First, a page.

Devolution key to fighting road carnage

IN 2013, Zimbabwe adopted the concept of devolution that ensures legislative and executive power are shared and distributed among different tiers of government.


This will result in provinces and municipalities having a say on how to run their areas.

However, with the country moving towards implementing the devolution strategy, it might also represent a new dawn in the fight against road carnage across the country.

Road safety stakeholders are currently working flat out to tame the traffic jungle in line with the 2030 vision of reducing road deaths by 50% hence the call by the new dispensation to fully embrace devolution could be a welcome idea.

Passenger Association of Zimbabwe (Paz) president Tafadzwa Goliath said there should be localised road safety strategies in order to reduce road accident deaths on the highways.

“Road safety, as related to devolution, affects road engineering, emergency preparedness, education and road laws enforcement. Provinces need to improve their emergency preparedness, especially in the golden hour moment. There should be localised provincial strategies in terms of traffic safety education and enforcement,” he said.

The “golden hour” is the crucial moment — usually an hour at most — after a potentially fatal accident in which experts believe a number of lives could be saved. The festive season started off badly following the death of 14 people near Juru Growth Point after two commuter omnibuses were involved in a head-on-collision on December 16.

During the last festive season, a total of 136 people died in 1 400 separate road traffic accidents recorded countrywide between December 15, 2017 and January 1, 2018.
The implementation of localised solutions to traffic accidents has yielded fruits in the United Kingdom, according to the 2015 statistics.

According to the motoring charity, The RAC Foundation, the fall in the number of serious and fatal injuries in road accidents in Scotland may, in part, be attributable to the strong levels of devolution in that country.

The foundation stated that in Wales, where there is only limited devolution, the number of serious and fatal injuries fell by only 15% in 2013.

In comparison the number of serious and fatal injuries in the same period fell by 35% in Northern Ireland and 33% in Scotland.

“The United Kingdom government hopes to achieve a UK-side reduction in serious and fatal road accident injuries of 40% (based on figures for 2005). However, it is clear that more (and perhaps more devolution) needs to be achieved in Wales before it can make the kind of progress currently recorded in Scotland and Northern Ireland,” RAC Foundation said.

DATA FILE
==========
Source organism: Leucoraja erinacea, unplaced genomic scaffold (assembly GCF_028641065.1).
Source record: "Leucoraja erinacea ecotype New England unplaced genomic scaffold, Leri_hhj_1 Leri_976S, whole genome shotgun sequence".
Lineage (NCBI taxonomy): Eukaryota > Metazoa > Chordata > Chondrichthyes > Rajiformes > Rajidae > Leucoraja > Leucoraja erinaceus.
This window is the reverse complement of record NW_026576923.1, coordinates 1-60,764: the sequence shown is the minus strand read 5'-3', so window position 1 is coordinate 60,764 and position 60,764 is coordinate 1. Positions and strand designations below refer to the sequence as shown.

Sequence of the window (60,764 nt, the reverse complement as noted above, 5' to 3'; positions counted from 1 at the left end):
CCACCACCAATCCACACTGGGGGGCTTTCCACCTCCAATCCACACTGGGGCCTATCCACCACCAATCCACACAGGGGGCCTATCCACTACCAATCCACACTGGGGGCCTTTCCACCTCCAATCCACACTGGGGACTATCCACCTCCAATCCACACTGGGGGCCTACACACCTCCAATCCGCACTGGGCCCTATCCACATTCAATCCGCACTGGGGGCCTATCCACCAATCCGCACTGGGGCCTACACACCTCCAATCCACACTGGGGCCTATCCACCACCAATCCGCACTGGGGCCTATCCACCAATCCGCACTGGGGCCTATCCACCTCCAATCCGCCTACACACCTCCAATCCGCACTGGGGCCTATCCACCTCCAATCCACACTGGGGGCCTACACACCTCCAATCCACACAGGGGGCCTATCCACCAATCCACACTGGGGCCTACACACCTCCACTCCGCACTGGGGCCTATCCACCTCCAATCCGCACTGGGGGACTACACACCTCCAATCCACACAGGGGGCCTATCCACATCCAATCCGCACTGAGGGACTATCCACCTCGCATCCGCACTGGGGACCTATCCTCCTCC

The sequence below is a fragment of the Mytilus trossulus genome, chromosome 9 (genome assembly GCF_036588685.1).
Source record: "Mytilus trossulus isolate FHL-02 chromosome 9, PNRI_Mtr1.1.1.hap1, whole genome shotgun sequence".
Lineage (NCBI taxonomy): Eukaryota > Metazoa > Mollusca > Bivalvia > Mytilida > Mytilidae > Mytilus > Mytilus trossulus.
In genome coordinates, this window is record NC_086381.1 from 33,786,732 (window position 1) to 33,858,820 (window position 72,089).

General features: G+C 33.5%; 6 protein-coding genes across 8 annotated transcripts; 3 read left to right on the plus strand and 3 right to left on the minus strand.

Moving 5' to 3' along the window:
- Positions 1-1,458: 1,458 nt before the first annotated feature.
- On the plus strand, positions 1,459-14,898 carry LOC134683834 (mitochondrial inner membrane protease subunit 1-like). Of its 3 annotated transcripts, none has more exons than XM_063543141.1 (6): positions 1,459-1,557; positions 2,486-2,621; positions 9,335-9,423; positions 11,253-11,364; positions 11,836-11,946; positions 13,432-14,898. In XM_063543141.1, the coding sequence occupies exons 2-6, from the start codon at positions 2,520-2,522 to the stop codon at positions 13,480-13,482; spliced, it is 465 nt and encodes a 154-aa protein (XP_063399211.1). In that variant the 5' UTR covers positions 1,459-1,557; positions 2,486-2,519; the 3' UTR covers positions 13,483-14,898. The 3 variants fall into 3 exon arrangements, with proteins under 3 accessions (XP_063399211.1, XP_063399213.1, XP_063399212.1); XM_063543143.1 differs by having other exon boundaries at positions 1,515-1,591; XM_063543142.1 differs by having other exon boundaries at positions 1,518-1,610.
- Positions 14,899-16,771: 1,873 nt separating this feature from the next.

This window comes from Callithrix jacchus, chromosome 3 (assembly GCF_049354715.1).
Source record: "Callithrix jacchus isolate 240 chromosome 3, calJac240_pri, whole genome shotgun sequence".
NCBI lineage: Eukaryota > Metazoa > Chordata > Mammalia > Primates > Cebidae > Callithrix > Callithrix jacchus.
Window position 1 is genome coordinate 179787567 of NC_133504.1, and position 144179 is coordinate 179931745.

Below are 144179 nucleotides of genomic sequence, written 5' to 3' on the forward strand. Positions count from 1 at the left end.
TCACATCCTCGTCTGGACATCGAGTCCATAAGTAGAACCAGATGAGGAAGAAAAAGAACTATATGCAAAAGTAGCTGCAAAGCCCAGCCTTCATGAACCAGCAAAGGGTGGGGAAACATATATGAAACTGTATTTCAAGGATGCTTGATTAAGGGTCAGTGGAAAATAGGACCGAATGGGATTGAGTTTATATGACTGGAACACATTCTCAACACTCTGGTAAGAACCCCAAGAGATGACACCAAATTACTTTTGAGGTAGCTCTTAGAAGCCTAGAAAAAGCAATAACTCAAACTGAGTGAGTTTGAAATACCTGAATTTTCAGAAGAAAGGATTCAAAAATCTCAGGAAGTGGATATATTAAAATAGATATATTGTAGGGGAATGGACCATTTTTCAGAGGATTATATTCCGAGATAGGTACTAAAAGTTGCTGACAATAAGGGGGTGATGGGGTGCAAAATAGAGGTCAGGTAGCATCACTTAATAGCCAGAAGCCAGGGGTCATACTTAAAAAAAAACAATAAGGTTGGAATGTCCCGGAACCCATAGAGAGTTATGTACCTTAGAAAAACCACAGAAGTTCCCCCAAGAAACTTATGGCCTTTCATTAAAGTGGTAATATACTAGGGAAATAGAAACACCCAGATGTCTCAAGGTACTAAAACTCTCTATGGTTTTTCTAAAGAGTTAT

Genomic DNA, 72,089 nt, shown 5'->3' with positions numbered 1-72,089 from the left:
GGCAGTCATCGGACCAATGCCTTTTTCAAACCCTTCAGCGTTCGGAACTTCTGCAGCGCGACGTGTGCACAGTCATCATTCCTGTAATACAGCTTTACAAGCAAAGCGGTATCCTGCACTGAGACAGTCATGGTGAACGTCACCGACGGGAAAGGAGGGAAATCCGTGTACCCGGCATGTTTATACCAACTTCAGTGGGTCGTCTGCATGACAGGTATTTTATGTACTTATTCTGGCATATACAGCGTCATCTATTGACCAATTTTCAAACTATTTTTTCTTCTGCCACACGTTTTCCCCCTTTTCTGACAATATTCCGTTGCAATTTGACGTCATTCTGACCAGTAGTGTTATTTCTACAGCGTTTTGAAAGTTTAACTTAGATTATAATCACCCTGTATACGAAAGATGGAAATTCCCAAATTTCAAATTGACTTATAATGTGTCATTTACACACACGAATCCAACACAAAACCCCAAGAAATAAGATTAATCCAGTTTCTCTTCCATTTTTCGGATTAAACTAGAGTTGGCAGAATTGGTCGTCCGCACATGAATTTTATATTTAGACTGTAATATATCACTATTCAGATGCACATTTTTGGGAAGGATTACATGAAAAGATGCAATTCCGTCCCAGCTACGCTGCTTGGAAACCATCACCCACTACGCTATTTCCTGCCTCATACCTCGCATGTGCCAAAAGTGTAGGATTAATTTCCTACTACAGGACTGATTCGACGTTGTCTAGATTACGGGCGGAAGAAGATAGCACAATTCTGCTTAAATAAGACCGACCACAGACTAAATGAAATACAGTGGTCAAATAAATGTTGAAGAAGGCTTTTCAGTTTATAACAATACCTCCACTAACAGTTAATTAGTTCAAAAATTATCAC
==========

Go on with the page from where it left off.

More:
According to the national budget presented by Finance and Economic Development minister Mthuli Ncube recently, each of the country’s 10 provinces stands to be allocated $31 million for devolution implementation.

Speaking during a handover ceremony of medical supplies and ambulance tyres by the Traffic Safety Council of Zimbabwe (TSCZ) recently, Mashonaland East Resident Minister Aplonia Munzverengi emphasised that devolution was also in the interest of public safety.

“I request the TSCZ to open an office here in Marondera and expect that office to promote road safety in the province around the clock. Can you imagine the cost incurred by our people when they travel from here (Marondera) to Harare to obtain a defensive driving course? Can you imagine if we have a disaster here and no one from TSCZ sits on our civil protection committee? How then will you learn lessons for use in the future?” she said.

“In the interest of devolution, come and establish an office here in Marondera; in the interest of public safety. You must also have the intention to open sub-offices in places like Murewa, Chivhu and Mutoko.”

Every day in Zimbabwe, on average, a road traffic collision occurs every 15 minutes.

About 38 to 40 people are injured on our roads every day. Annually, the country loses an average of 2 000 people, while about 13 000 are injured.

This results in an estimated loss of about $406 million, an amount which about to 1,6% of the Gross Domestic Product.

Addressing road safety stakeholders in Harare last month, TSCZ managing director Obio Chinyere said there was need to form road safety committees in different areas in line with the demands of devolution to curb road carnage.

“In line with the national spirit of devolution, the various provinces shall form robust provincial road safety committees. These will have the territorial authority to determine the extent of the road traffic injury problem in their province, and the nature and type of interventions applicable to the same. This means each province must have its own provincial road safety strategy and implement it. Gone are the days of a ‘one size fits all’ approach,” Chinyere said.

This year, the country recorded shocking fatal road accidents, with the month of November claiming at least 100 lives.

On November 7, about 50 people died while several others were left nursing injuries in an accident that involved Bolt Cutter and Smart buses. The horrific accident was followed by another that occurred in West Nicholson where more than 40 passengers on their way to neighboring South Africa were burnt beyond recognition after the bus they were travelling in caught fire.

According to a 2015 World Health Organisation report, more than 1,3 million people are killed and more than 50 million injured in road traffic accidents annually, across the globe. About 90% of these deaths occur in developing countries.

However, with President Emmerson Mnangagwa vowing to implement the devolution programme, the country could turn a corner in as far as curbing road carnage is concerned.

source: newsday

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